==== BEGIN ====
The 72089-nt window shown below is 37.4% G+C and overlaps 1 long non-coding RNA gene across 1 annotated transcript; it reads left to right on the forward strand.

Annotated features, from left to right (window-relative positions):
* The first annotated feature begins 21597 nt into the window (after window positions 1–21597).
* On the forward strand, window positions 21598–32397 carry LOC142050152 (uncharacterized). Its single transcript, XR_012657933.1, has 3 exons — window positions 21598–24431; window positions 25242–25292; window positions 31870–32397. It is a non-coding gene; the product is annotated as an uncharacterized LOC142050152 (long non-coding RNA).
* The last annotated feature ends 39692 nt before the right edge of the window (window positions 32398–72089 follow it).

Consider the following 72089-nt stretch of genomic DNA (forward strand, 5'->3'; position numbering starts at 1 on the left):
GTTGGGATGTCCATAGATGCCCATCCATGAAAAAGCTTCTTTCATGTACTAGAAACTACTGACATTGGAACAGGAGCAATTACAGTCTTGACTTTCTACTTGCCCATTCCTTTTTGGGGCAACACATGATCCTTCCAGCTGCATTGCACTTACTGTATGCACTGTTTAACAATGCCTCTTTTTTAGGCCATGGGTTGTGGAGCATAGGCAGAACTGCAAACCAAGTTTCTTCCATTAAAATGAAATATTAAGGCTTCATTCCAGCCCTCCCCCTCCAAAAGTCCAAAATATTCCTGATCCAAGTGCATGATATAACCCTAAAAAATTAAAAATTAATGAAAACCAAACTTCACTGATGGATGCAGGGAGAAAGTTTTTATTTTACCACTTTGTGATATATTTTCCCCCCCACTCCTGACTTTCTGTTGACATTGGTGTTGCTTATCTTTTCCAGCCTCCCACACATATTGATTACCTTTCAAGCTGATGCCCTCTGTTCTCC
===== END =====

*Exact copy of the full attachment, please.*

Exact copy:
The 72089-nt window shown below is 37.4% G+C and overlaps 1 long non-coding RNA gene across 1 annotated transcript; it reads left to right on the forward strand.

Annotated features, from left to right (window-relative positions):
* The first annotated feature begins 21597 nt into the window (after window positions 1–21597).
* On the forward strand, window positions 21598–32397 carry LOC142050152 (uncharacterized). Its single transcript, XR_012657933.1, has 3 exons — window positions 21598–24431; window positions 25242–25292; window positions 31870–32397. It is a non-coding gene; the product is annotated as an uncharacterized LOC142050152 (long non-coding RNA).
* The last annotated feature ends 39692 nt before the right edge of the window (window positions 32398–72089 follow it).

Consider the following 72089-nt stretch of genomic DNA (forward strand, 5'->3'; position numbering starts at 1 on the left):
GTTGGGATGTCCATAGATGCCCATCCATGAAAAAGCTTCTTTCATGTACTAGAAACTACTGACATTGGAACAGGAGCAATTACAGTCTTGACTTTCTACTTGCCCATTCCTTTTTGGGGCAACACATGATCCTTCCAGCTGCATTGCACTTACTGTATGCACTGTTTAACAATGCCTCTTTTTTAGGCCATGGGTTGTGGAGCATAGGCAGAACTGCAAACCAAGTTTCTTCCATTAAAATGAAATATTAAGGCTTCATTCCAGCCCTCCCCCTCCAAAAGTCCAAAATATTCCTGATCCAAGTGCATGATATAACCCTAAAAAATTAAAAATTAATGAAAACCAAACTTCACTGATGGATGCAGGGAGAAAGTTTTTATTTTACCACTTTGTGATATATTTTCCCCCCCACTCCTGACTTTCTGTTGACATTGGTGTTGCTTATCTTTTCCAGCCTCCCACACATATTGATTACCTTTCAAGCTGATGCCCTCTGTTCTCC